Earlier this year, I came across an article detailing the hiring practice that targets the unemployed as being unhireable. In response to this article, I've written a series of articles geared towards part-time arts and crafts business owners on how to use their business to remain employed if the full-time job went south.
However, the tips I give are also of use for full-time arts and crafts business owners. During slow selling seasons, it's a good idea to put your arts and crafts knowledge and experience to work in ways other than fabricating your hand crafted items.
Many artists and crafters operate their businesses on a part-time basis. I've found that a preponderance of my readers are in the infancy/early childhood stage of their arts and crafts business and that the primary motivation to start their arts and crafts business is usually to bring some extra income into the household or to have a going concern at retirement.
Another advantage to having a part-time arts and crafts business is that you will have something to fall back on if your day job gets dicey. Back in the day, if you did a good job for a stable employer, you could pretty much be assured of employment at the same company from college to retirement. This is no longer a true.
A witty little saying used to be that 'those that can't do it, teach". Well, just forget about it. The best way to showcase your knowledge is to teach and write about it. As artists and crafters, we have a wide market of customers who are interested in learning the basic techniques on how to fabricate our products.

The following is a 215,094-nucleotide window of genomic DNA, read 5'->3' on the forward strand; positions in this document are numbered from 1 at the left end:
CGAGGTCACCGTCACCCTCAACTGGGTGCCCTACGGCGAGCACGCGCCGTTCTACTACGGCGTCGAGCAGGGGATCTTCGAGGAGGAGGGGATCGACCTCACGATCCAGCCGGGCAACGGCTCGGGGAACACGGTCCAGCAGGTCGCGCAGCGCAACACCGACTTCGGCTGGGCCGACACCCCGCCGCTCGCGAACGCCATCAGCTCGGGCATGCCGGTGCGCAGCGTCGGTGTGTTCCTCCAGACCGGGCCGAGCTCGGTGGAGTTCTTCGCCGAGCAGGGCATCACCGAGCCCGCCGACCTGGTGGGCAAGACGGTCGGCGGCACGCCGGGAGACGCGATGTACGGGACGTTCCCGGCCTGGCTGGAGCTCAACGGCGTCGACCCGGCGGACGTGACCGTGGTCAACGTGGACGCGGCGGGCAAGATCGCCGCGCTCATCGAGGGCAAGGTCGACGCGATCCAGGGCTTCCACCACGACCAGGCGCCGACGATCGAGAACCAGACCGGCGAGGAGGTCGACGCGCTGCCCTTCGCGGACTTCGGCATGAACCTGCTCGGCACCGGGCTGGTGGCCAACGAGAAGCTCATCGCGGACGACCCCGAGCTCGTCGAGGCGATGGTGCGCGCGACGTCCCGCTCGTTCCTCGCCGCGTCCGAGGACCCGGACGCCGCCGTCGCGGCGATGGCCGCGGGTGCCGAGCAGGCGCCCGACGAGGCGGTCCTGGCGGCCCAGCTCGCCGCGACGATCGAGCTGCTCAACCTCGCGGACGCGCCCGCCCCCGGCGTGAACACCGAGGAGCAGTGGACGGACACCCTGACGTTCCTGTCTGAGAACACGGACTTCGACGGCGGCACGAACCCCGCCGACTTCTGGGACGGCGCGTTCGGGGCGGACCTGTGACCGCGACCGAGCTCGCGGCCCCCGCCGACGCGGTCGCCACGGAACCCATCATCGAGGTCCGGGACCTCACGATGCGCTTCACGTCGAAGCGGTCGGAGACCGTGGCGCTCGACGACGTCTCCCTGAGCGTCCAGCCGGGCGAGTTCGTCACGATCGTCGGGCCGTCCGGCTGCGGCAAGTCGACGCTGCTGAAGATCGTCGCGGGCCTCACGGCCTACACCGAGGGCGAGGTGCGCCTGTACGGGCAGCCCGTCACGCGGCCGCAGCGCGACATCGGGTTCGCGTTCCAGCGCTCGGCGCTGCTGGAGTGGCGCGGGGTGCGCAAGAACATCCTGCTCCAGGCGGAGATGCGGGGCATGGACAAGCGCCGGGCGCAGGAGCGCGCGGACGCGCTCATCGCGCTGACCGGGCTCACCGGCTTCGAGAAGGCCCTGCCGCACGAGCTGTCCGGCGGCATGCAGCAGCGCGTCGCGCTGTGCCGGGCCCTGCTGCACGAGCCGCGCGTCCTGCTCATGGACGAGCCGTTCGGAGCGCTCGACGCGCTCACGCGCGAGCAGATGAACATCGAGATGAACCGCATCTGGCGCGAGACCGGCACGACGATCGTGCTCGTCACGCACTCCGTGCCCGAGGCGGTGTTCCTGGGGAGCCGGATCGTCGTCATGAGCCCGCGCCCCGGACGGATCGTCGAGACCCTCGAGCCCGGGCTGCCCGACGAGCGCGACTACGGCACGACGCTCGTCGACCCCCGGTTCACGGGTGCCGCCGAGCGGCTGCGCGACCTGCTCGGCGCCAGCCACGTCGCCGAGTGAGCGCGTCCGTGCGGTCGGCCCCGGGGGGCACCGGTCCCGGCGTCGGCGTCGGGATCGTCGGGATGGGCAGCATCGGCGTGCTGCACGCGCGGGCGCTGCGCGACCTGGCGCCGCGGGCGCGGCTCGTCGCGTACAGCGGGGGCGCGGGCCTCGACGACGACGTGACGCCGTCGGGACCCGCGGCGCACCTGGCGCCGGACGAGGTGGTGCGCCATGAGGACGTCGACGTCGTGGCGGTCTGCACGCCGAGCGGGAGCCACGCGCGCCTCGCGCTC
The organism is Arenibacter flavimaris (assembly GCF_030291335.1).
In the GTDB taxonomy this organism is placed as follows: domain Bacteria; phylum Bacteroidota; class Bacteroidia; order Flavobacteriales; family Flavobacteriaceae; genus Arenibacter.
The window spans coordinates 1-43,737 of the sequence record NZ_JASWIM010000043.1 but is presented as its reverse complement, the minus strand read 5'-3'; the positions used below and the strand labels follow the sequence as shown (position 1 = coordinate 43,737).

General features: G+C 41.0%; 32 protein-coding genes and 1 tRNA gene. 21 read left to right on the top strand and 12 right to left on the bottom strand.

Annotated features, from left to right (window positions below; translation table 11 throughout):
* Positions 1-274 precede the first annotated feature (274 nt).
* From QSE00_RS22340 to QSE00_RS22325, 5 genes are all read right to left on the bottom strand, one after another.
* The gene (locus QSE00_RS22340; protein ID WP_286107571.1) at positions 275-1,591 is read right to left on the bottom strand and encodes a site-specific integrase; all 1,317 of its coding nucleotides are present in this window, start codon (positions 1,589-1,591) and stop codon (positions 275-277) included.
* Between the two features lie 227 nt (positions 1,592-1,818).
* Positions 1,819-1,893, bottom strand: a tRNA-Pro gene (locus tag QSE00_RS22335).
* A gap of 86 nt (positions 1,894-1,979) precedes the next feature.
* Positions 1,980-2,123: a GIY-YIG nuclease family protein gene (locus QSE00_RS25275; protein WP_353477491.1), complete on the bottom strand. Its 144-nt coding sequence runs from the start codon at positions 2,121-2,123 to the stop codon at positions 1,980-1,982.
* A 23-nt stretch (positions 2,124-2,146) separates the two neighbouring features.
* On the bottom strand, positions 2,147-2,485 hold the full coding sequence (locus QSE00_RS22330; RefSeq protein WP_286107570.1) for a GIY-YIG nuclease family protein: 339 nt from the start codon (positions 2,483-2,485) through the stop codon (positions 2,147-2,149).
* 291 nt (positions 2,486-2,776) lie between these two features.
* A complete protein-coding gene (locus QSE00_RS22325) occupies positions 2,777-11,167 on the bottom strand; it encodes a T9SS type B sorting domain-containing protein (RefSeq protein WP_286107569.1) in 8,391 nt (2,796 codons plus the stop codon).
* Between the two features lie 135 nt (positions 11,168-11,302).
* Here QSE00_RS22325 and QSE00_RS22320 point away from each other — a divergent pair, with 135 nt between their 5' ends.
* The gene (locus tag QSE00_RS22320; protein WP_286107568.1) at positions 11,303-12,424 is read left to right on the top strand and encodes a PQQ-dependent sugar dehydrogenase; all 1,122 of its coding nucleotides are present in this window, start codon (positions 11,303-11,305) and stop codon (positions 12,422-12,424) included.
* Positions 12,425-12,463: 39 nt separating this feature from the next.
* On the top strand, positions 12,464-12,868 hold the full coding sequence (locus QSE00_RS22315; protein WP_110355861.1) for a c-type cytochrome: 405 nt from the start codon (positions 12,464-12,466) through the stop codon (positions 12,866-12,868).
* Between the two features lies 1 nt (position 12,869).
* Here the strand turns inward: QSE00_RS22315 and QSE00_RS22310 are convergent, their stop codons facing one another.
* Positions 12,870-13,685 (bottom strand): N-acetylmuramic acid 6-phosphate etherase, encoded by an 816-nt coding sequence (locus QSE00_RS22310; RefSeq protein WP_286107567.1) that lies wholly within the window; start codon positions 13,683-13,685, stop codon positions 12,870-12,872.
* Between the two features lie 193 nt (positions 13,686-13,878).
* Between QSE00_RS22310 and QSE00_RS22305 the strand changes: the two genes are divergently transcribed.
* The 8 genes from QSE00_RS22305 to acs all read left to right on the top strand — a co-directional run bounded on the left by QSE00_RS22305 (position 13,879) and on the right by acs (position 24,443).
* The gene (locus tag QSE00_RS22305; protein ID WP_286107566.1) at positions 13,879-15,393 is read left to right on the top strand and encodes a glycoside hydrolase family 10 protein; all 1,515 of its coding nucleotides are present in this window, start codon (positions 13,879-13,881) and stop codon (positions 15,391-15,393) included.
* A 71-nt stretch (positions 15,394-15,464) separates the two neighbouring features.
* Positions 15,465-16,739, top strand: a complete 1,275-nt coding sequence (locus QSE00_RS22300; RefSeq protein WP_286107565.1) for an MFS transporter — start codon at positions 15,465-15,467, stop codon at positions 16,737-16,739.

Now - where to find these gigs? Check out existing arts and crafts class listings in your local area. In my geographic area, the local art museum, senior centers, bead and craft stores have frequent classes in the arts and crafts. Also, you may have a Learning Annex type of business in your area for which you can teach a class.
Not to sound too commercial but you'll also have a revenue stream coming in from the supplies you provide for your classes. As you'll be able to buy the supplies wholesale, you should mark them up at least slightly.
Writing for e-readers is different than writing for print or the web. The great thing about e-readers is that the print expense of images of your arts/crafts or instructions is eliminated as it is rendered on the device and not subject to costly color printing expense. While you probably will want to venture into other markets, Amazon is one of the heavy hitters in the self-publishing e-reader world so it's important to make sure your book is suitable for Amazon's Kindle e-reader. Learn about Amazon's free Kindle resource. I also give you the scoop about another resource that will fill in the gaps and give you info about Nook, iPad and Kobo.
Job one is to have a solid table of contents. But what's next? This article gives tips for organizing your research, scheduling time to beat procrastination and how to edit your work.
I also explain the 'three persons' that you can use for writing, suggesting which one is best for an arts or crafts self-publisher. I would also recommend buying copy editing/proofreading software which catches repeated phrases, repeated words, paramedic method (excessive wordiness) - just to name a few copyediting issues.